In 1992, Star Trek: the Next Generation aired an episode entitled "The Inner Light." In that story, when the Enterprise encounters an alien probe, Captain Picard is struck by a beam and (seemingly) transported to an alien world where he lives for decades, marrying, having children, growing old, and seeing the planet begin to die. At the conclusion, he reawakens on the Enterprise bridge, with only minutes having passed in the real world while he lived an entire life on the alien world. The probe turns out to have been the alien world's way of ensuring that someone, somewhere will remember them after their planet dies. Picard is certainly impacted by the experience. A flute he'd learned to play during the mental journey is included in the probe and he keeps it for the rest of his days.


Reading a book of folklore and mythology the other day, I came across not one but two older stories of similar occurrences. In one, an Arabian chieftain is enticed by a sorcerer to look deeply into a pan of water. The image of a town begins to form and before he knows it, the chieftain has washed up on a beach in front of that settlement. A young woman greets him and before long they are married and having children, living prosperously in the town. Years pass, the man's wife dies, his children grow, and he wanders to the beach. The waters engulf him and in a flash he has returned to his chieftain throne, the sorcerer standing before him, with only seconds having elapsed.

Hebrew mythology contains a similar story of King Solomon.


We are told that one day Solomon was playing a game with Asmodeus, king of the demons. To make a point, Asmodeus weaves a spell around Solomon. transporting him to another land where he must live as a poor beggar. He meets a woman, gets married, and works his way back up in the world, but is eventually drawn back to his game with Asmodeus. Thinking he was gone for decades, he roars at the demon who demurs that the king had never gone anywhere and only a moment had passed.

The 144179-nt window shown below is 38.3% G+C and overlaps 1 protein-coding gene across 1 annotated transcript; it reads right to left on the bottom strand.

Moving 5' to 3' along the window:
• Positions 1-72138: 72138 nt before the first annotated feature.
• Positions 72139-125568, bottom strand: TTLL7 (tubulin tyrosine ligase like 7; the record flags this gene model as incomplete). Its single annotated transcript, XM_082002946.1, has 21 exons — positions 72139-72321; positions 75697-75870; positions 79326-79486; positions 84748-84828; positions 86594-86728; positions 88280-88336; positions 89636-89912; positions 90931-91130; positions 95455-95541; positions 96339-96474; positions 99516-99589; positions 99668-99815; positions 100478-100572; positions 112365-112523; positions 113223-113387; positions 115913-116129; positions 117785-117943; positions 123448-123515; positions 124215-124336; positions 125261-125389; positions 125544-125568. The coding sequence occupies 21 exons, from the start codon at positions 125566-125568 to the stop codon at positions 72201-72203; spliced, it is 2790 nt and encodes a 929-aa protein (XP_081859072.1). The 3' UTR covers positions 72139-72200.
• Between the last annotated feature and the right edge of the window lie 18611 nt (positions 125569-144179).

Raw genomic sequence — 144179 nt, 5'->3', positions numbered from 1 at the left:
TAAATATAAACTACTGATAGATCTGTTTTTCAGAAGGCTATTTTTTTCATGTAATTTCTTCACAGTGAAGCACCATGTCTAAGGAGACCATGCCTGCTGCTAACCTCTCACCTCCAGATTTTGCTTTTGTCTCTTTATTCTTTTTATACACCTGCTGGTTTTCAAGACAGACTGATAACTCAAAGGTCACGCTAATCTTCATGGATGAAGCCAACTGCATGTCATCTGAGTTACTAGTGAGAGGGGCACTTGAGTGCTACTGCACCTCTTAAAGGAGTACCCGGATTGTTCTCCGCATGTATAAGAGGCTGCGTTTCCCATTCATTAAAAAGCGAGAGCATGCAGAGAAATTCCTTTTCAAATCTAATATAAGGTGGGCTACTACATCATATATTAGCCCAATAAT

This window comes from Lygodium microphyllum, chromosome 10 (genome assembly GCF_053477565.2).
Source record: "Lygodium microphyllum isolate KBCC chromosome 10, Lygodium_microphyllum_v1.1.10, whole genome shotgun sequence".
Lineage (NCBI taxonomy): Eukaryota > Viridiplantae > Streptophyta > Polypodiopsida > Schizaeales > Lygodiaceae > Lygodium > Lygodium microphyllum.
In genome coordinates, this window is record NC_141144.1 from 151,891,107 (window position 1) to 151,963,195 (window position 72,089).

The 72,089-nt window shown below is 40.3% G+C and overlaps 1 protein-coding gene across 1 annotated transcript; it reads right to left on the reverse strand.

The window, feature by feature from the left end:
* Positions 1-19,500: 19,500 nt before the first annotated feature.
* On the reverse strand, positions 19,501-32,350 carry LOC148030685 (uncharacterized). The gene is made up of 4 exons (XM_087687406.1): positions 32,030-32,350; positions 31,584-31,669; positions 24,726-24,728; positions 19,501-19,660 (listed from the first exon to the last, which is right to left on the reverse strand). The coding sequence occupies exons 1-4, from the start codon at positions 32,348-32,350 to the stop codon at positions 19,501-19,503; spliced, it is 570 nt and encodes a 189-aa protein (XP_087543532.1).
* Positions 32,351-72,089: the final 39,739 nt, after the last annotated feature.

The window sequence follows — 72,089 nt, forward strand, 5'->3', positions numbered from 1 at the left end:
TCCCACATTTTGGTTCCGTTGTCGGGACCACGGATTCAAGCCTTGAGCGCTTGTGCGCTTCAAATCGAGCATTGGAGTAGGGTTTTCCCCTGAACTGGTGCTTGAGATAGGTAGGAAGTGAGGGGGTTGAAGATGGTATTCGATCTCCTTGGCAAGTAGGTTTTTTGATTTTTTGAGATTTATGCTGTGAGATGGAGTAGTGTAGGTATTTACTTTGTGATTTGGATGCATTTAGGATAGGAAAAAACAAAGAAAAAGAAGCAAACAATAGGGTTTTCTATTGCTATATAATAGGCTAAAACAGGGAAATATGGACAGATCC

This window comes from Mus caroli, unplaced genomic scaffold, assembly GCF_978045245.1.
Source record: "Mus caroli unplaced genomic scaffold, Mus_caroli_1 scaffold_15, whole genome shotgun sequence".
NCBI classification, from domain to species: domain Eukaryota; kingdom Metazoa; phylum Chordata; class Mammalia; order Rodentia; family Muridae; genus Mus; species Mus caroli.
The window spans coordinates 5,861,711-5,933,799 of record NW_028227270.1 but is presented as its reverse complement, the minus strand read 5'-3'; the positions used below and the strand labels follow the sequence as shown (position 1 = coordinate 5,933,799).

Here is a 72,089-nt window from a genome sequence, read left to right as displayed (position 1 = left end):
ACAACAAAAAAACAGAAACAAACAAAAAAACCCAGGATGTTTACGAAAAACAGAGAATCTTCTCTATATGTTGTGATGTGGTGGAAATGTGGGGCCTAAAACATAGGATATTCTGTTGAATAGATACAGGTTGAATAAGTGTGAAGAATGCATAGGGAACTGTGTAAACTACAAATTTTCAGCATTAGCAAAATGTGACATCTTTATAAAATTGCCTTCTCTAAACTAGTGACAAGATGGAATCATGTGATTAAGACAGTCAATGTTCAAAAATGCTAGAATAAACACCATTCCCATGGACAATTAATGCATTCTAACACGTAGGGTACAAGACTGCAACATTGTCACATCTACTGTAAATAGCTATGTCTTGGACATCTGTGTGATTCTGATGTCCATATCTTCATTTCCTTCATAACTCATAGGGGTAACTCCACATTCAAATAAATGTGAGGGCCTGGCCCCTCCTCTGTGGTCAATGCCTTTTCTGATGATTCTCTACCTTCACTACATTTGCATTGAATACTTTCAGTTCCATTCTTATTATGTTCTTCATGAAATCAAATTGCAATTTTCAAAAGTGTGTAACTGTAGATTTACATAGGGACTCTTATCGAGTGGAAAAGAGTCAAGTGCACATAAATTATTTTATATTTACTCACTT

In India, in the Yogavasishtha, there is the story of the sage who saw inside the mind of a hunter and got lost there, becoming the hunter, who then became a sage, while years and years seemed to pass, though little time had actually transpired at all.

Where do these stories from around the world come from? Is it from the experience of very vivid dreams that seem so real and so expansive, but are just passing moments in our slumbering minds, and we awake with a jolt to the world we know? Or, is the mind capable of creating a whole other world, as one man claimed happened when he suffered a concussion? In that story, and in the thread on the Fortean Times website about the supposed incident, a man claims to have been hit in the head and while unconscious accumulated years and years of memories of having married and started a family. It all evaporated when he was put into a squad car to go to the hospital to be treated for his injury.